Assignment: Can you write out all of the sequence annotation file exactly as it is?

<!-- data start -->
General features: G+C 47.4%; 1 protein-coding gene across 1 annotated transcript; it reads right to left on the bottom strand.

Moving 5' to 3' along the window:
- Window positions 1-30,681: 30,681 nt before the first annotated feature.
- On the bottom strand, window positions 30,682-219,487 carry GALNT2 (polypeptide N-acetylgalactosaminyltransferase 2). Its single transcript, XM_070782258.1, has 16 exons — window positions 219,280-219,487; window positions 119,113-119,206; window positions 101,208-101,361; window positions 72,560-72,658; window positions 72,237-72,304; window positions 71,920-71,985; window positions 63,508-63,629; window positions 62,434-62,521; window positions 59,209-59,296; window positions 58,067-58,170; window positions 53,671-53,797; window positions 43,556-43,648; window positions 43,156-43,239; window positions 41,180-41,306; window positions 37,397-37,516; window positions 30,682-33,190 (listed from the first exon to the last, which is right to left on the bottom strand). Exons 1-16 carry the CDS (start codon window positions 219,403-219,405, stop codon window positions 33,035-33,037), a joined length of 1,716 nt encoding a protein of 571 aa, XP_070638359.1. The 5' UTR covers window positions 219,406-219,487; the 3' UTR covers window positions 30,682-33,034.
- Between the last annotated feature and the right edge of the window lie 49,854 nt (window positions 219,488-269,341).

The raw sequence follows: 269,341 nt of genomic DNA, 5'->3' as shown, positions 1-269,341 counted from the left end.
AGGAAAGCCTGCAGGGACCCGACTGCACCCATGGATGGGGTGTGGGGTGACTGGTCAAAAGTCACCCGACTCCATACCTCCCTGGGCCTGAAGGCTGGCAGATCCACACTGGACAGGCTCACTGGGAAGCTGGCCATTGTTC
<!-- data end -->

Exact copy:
General features: G+C 47.4%; 1 protein-coding gene across 1 annotated transcript; it reads right to left on the bottom strand.

Moving 5' to 3' along the window:
- Window positions 1-30,681: 30,681 nt before the first annotated feature.
- On the bottom strand, window positions 30,682-219,487 carry GALNT2 (polypeptide N-acetylgalactosaminyltransferase 2). Its single transcript, XM_070782258.1, has 16 exons — window positions 219,280-219,487; window positions 119,113-119,206; window positions 101,208-101,361; window positions 72,560-72,658; window positions 72,237-72,304; window positions 71,920-71,985; window positions 63,508-63,629; window positions 62,434-62,521; window positions 59,209-59,296; window positions 58,067-58,170; window positions 53,671-53,797; window positions 43,556-43,648; window positions 43,156-43,239; window positions 41,180-41,306; window positions 37,397-37,516; window positions 30,682-33,190 (listed from the first exon to the last, which is right to left on the bottom strand). Exons 1-16 carry the CDS (start codon window positions 219,403-219,405, stop codon window positions 33,035-33,037), a joined length of 1,716 nt encoding a protein of 571 aa, XP_070638359.1. The 5' UTR covers window positions 219,406-219,487; the 3' UTR covers window positions 30,682-33,034.
- Between the last annotated feature and the right edge of the window lie 49,854 nt (window positions 219,488-269,341).

The raw sequence follows: 269,341 nt of genomic DNA, 5'->3' as shown, positions 1-269,341 counted from the left end.
AGGAAAGCCTGCAGGGACCCGACTGCACCCATGGATGGGGTGTGGGGTGACTGGTCAAAAGTCACCCGACTCCATACCTCCCTGGGCCTGAAGGCTGGCAGATCCACACTGGACAGGCTCACTGGGAAGCTGGCCATTGTTC